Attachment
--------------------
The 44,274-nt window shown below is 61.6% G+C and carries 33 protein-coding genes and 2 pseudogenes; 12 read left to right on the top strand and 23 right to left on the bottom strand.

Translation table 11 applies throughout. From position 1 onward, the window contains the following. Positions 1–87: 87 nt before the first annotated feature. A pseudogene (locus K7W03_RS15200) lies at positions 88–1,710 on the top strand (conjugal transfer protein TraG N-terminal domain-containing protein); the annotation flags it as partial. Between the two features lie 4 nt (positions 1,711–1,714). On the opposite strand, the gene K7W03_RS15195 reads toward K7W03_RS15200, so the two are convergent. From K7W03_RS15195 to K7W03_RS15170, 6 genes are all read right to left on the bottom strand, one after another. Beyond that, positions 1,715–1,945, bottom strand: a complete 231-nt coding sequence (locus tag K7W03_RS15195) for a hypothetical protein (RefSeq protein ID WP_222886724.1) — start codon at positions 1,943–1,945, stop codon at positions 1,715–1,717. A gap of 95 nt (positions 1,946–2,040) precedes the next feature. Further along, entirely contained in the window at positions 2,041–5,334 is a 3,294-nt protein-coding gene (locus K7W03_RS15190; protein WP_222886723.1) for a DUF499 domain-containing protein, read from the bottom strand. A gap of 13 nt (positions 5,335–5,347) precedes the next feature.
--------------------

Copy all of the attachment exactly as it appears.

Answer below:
The 44,274-nt window shown below is 61.6% G+C and carries 33 protein-coding genes and 2 pseudogenes; 12 read left to right on the top strand and 23 right to left on the bottom strand.

Translation table 11 applies throughout. From position 1 onward, the window contains the following. Positions 1–87: 87 nt before the first annotated feature. A pseudogene (locus K7W03_RS15200) lies at positions 88–1,710 on the top strand (conjugal transfer protein TraG N-terminal domain-containing protein); the annotation flags it as partial. Between the two features lie 4 nt (positions 1,711–1,714). On the opposite strand, the gene K7W03_RS15195 reads toward K7W03_RS15200, so the two are convergent. From K7W03_RS15195 to K7W03_RS15170, 6 genes are all read right to left on the bottom strand, one after another. Beyond that, positions 1,715–1,945, bottom strand: a complete 231-nt coding sequence (locus tag K7W03_RS15195) for a hypothetical protein (RefSeq protein ID WP_222886724.1) — start codon at positions 1,943–1,945, stop codon at positions 1,715–1,717. A gap of 95 nt (positions 1,946–2,040) precedes the next feature. Further along, entirely contained in the window at positions 2,041–5,334 is a 3,294-nt protein-coding gene (locus K7W03_RS15190; protein WP_222886723.1) for a DUF499 domain-containing protein, read from the bottom strand. A gap of 13 nt (positions 5,335–5,347) precedes the next feature.